NBC remains in full retreat from live online coverage of the Winter Games from Vancouver, slashing the number of hours offered during the 2008 Summer Games by something like four-fifths.
Meanwhile, Canadian broadcasters are boasting “every second of every competition” live on two web sites.
Computer stuck here in the U.S.? Hope you’re into curling. And hockey. Those sports dominate NBC’s live Olympics video offerings, with a dash of the higher-profile sports that we’ll see on TV.
Want those online scraps? You’ll have to prove to NBC that you’re a paying customer of their cable TV and satellite partners.
Otherwise, you’re in for 3-minute clips of events that already happened. Or the lame 2-minute “Defining Moments Montage” of the day’s action. Accompanied by preroll ads.
As of early Sunday, the highlights on the free video page were dominated by recaps of Friday’s opening ceremony.
Perhaps you’d like to stop by the athlete profiles section, with plenty of canned video.
The upside is the video images filtered through the Microsoft Silverlight platform are pretty good and clear, but we haven’t seen much in HD. You’ll have to download the latest version of Silverlight as the first step in accessing the live content.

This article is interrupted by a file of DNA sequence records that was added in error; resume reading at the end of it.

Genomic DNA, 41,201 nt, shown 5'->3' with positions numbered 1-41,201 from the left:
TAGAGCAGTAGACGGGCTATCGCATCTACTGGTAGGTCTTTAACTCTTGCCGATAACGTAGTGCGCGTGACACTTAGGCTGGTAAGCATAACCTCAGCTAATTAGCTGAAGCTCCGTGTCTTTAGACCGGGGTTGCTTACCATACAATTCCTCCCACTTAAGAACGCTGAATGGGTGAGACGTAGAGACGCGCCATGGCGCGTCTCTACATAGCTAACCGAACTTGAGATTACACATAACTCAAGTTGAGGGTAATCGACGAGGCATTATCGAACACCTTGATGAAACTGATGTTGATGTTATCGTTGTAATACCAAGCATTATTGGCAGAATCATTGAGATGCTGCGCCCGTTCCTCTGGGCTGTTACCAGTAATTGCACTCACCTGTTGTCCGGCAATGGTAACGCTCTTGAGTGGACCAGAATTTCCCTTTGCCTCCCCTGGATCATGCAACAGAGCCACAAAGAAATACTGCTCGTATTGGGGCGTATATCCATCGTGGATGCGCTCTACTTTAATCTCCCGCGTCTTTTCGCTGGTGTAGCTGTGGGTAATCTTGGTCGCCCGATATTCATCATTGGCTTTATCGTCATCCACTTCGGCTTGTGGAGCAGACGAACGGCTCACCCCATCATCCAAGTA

As for verifying, be prepared to enter your password for your cable system or satellite provider’s web site. Don’t have one? You’ll be signing up for that, too.
(Give NBC some credit for its integration of Twitter, Facebook and wireless apps.)
NBC acknowledges that people who seek out live video become more involved with the Games and are more likely to watch the (mostly canned) TV broadcasts.
The problem seems to be the unauthorized sites and social video destinations that host pirated online feeds. No live feed online, no problem.
“Our aim is to make access to pirated material inconvenient, low quality and hard to find,” an NBC suit told Mediaweek. Another rep noted that viewers like “instant storytelling” and not the live action coverage that fans get in football, basketball, baseball — almost every sporting event.
Here’s a concept: Let the “instant storytelling” crowd get their soft-focus feel-good profiles on TV, while motivated sports fans can get their live fix online. That’s what multiplatform multimedia is all about, boys.
NBC has rights to the 2012 Games in London, so expect more of the same. The 2014 Games are up for grabs, with NBC up against ESPN/ABC and Time Warner/CBS. Comcast cable, the likely new owner of NBC Universal, might not be too thrilled with the prospects of another quarter-billion-dollar money loser, however.
That leaves the door open for ESPN, which presumably sees the value in doing right by the international community of sports fans.
The Worldwide Leader has the channels, the online chops and the intelligent love of sport that NBC lacks.